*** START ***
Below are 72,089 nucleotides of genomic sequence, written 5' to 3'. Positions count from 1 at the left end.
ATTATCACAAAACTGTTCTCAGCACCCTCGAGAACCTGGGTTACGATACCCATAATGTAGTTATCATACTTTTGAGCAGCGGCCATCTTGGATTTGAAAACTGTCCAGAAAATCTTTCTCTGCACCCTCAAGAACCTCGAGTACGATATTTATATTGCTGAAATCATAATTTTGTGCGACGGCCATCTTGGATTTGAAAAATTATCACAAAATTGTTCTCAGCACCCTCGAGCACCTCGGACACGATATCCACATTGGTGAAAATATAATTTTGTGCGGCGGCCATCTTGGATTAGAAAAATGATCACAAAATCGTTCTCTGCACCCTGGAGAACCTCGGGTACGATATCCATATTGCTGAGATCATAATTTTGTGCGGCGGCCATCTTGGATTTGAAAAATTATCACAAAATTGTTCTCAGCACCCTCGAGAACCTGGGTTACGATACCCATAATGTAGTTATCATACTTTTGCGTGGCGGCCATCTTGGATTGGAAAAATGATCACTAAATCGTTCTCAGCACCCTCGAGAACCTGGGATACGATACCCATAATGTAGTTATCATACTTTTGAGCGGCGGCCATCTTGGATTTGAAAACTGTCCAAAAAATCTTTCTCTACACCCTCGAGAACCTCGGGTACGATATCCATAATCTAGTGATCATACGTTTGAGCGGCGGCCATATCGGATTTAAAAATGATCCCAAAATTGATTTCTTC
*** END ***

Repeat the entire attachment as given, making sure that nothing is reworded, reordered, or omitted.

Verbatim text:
Below are 72,089 nucleotides of genomic sequence, written 5' to 3'. Positions count from 1 at the left end.
ATTATCACAAAACTGTTCTCAGCACCCTCGAGAACCTGGGTTACGATACCCATAATGTAGTTATCATACTTTTGAGCAGCGGCCATCTTGGATTTGAAAACTGTCCAGAAAATCTTTCTCTGCACCCTCAAGAACCTCGAGTACGATATTTATATTGCTGAAATCATAATTTTGTGCGACGGCCATCTTGGATTTGAAAAATTATCACAAAATTGTTCTCAGCACCCTCGAGCACCTCGGACACGATATCCACATTGGTGAAAATATAATTTTGTGCGGCGGCCATCTTGGATTAGAAAAATGATCACAAAATCGTTCTCTGCACCCTGGAGAACCTCGGGTACGATATCCATATTGCTGAGATCATAATTTTGTGCGGCGGCCATCTTGGATTTGAAAAATTATCACAAAATTGTTCTCAGCACCCTCGAGAACCTGGGTTACGATACCCATAATGTAGTTATCATACTTTTGCGTGGCGGCCATCTTGGATTGGAAAAATGATCACTAAATCGTTCTCAGCACCCTCGAGAACCTGGGATACGATACCCATAATGTAGTTATCATACTTTTGAGCGGCGGCCATCTTGGATTTGAAAACTGTCCAAAAAATCTTTCTCTACACCCTCGAGAACCTCGGGTACGATATCCATAATCTAGTGATCATACGTTTGAGCGGCGGCCATATCGGATTTAAAAATGATCCCAAAATTGATTTCTTC